(2) Where an adult motor transport worker works for more than 8 hours in any day in any case referred to in the second proviso to Section 13, he shall be entitled to wages in respect of the overtime work at such rates as may be prescribed.
(3) Where an adolescent motor transport worker is required to work on any V day of rest under Sub-section (2) of Section 19, he shall be entitled to wages at the rate of twice his ordinary rate of wages in respect of the work done on the day of rest.
(4) For the purposes of this section,' ordinary rate of wages' in relation to a motor transport worker means his basic wages plus dearness allowance.
6. As this case does not fall under the first proviso to Section 13, or under Sub-section 2 of Section 19, Section 26 cannot apply.
7. But that does not mean that the second respondent would be without a remedy even in respect of periods he might have been made to work contrary to the provisions of Section 13. Public motor transport was brought within the ambit of the Minimum Wages Act in 1952. The Minimum Wages for workers in Public motor transport has been fixed under the provisions of that Act. Under Rule 24 of the Minimum Wages (Madras) Rules, 1953, the number of hours which shall constitute a normal working day shall be:
(a) in the case of an adult, 9 hours,
(b) in the case of a child 41/2 hours,
Rule 26 (1) is as follows:
When a worker works in an employment for more than 9 hours on any day or for more than 48 hours in any week, he shall, in respect of overtime work, be entitled to wages--(a) in the case of employment in agriculture including plantations, at one and a half times the ordinary rate of wages; provided that in the case of plantations situated in the Kanyakumari District, the Shencottah taluk of the Tirunelveli District, the worker shall be entitled to wages at double the ordinary rates of wages.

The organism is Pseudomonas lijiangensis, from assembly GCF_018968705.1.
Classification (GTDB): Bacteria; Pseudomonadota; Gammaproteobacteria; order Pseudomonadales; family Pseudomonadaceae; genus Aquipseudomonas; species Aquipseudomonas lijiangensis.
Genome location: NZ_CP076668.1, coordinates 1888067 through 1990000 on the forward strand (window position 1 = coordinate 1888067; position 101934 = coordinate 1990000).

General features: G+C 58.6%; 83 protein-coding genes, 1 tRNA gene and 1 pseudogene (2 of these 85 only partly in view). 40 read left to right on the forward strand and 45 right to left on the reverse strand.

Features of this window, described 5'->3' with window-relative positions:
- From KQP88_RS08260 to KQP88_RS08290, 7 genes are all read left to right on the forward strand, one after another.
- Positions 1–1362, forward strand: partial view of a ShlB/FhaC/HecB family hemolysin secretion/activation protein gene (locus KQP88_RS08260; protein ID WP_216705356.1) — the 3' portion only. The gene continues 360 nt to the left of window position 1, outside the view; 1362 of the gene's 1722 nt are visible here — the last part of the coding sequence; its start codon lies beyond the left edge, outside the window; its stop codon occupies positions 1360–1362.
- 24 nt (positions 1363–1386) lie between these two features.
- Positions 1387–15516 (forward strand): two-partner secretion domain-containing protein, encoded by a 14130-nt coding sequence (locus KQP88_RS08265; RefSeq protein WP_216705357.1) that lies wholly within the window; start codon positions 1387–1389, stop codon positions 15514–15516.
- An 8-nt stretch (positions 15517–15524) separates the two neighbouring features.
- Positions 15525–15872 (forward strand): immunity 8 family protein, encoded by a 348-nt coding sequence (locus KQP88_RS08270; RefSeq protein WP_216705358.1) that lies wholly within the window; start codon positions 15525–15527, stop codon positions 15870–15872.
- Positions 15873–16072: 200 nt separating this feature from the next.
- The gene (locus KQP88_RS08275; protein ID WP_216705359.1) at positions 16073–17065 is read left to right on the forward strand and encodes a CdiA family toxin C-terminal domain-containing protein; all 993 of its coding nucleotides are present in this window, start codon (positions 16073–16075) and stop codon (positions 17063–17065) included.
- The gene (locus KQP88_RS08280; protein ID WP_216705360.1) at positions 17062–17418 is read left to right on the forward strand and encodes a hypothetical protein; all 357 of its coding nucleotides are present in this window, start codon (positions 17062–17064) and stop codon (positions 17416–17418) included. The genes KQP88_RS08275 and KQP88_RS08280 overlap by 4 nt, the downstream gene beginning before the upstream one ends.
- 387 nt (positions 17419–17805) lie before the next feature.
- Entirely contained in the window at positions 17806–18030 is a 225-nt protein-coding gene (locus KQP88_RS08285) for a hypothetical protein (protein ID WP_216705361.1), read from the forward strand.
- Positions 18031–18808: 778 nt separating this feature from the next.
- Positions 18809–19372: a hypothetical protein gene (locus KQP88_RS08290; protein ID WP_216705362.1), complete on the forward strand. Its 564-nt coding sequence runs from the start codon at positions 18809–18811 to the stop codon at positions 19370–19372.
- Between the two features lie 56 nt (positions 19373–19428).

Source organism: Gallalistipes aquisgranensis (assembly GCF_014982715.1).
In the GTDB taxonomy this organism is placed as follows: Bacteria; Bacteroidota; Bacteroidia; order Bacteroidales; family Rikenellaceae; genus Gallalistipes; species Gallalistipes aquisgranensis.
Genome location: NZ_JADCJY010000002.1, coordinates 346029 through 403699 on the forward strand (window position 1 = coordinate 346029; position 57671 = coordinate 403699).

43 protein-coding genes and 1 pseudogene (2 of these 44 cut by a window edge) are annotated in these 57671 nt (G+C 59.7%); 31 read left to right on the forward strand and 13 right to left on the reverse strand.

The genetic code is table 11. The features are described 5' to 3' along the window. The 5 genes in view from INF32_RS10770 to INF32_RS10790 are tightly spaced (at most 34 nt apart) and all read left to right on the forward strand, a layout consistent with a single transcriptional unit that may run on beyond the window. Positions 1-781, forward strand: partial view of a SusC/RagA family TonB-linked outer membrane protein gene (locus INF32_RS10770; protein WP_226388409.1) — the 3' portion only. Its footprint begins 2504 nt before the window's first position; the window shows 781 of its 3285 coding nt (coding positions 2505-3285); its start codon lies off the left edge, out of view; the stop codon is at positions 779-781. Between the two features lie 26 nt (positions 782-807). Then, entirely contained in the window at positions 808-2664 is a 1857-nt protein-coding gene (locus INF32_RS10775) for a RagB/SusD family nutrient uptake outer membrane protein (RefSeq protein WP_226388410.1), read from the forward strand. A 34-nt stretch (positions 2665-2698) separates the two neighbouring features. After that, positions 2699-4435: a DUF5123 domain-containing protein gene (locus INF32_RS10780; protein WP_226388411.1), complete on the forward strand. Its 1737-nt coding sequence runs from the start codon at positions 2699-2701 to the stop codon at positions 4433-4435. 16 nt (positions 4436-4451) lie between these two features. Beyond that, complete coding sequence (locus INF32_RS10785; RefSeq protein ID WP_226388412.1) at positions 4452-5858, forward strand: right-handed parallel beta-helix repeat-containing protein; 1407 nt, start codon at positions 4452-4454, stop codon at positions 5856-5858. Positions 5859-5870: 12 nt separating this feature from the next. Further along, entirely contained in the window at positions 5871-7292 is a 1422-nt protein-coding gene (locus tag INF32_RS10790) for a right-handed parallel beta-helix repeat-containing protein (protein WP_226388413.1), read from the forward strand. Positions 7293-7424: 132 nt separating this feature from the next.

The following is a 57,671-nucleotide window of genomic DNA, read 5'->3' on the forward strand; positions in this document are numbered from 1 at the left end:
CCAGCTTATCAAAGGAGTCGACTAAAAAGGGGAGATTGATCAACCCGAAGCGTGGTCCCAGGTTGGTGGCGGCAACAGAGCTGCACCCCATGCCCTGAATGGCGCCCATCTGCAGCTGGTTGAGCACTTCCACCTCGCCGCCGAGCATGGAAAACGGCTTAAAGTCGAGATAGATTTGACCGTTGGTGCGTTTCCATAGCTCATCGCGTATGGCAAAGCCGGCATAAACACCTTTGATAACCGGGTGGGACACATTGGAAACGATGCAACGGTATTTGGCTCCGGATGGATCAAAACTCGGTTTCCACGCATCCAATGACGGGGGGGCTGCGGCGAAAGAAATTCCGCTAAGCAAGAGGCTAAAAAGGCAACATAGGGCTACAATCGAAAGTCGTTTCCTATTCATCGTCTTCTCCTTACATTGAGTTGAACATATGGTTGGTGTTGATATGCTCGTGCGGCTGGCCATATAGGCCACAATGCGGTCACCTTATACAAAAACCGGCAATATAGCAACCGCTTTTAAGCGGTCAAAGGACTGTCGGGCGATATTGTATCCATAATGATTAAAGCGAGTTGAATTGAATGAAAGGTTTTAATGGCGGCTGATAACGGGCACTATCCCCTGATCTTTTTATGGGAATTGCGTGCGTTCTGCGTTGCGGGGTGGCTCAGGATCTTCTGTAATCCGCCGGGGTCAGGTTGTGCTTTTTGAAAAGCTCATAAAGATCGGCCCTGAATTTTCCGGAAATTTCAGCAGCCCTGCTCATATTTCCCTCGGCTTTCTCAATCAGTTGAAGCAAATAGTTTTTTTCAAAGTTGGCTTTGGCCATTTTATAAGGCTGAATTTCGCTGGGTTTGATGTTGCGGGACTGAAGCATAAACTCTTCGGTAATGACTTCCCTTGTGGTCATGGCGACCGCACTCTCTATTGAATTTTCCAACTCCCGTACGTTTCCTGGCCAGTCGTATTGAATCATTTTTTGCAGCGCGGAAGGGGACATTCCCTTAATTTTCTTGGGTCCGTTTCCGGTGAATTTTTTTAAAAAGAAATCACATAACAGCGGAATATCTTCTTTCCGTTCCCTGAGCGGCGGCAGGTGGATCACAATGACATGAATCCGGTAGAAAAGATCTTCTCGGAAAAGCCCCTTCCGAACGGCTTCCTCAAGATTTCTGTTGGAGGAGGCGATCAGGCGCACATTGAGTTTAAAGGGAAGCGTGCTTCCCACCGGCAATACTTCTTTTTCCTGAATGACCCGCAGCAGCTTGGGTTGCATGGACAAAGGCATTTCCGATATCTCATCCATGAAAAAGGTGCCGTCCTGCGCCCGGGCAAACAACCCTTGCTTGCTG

8. Thus, the rate of wages payable for overtime is the same as under Section 26 of the Motor Transport Workers Act, 1961, as well as under the Minimum Wages Act. But while under the Motor Transport Workers Act the maximum number of hours for which an employee may be asked to work without a liability on the part of the employer to pay overtime wages is 8 hours, under the Minimum Wages, (Madras) Rules, 1953, it is nine hours. To the extent therefore, that the former Act has now laid down that overtime wages is payable for hours worked in excess of 8 hours a day that provision will govern and overtime wages will have to be paid for hours of work in excess of 8 hours a day. As Section 26 of the Motor Transports Workers Act. 1961, makes no provision for cases of overtime worked beyond ten hours a day or in circumstances not covered by the first proviso to Section 13, the matter will have to be governed by the Minimum Wages Act and the rules framed thereunder and the second respondent would be entitled to claim overtime wages for hours worked in excess of 8 hours a day. But this can be done only by a proper application made therefor under Section 20 of the Act within a period of six months, from the day on which the minimum wages became payable. This view of mine also finds support from a decision in Gurusharansingh v. Rewa Transport Service A.I.R. 1966 M.P. 10.
9. The wages payable to transport workers are still the wages fixed under the Minimum Wages Act. The application under Section 20 of the Minimum Wages Act will have to be filed within six months of the date when the claim arose. The Labour Court has not applied its mind to this aspect of the matter. What is more if the application is filed beyond the period of six months, the party has to satisfy the Court that he had sufficient cause for not preferring the proceeding within the prescribed time and for the whole of the period of the delay, every day's delay has to be explained, as held by this Court in Gajendra v. Gandiban Bus Service : (1969)2MLJ392 . The petition will, therefore, have to be allowed and it is accordingly allowed, with the result that the award passed by the Labour Court will stand quashed. Whether the 2nd respondent can take any further proceedings with regard to the matter or whether he can apply to have the delay excused and the whole matter considered de novo, it is not necessary for me to say. I must thank Mr. Harikrishnan for the considerable pains which he had taken in the matter in helping the Court with all the authorities on the subject. There will be no order as to costs.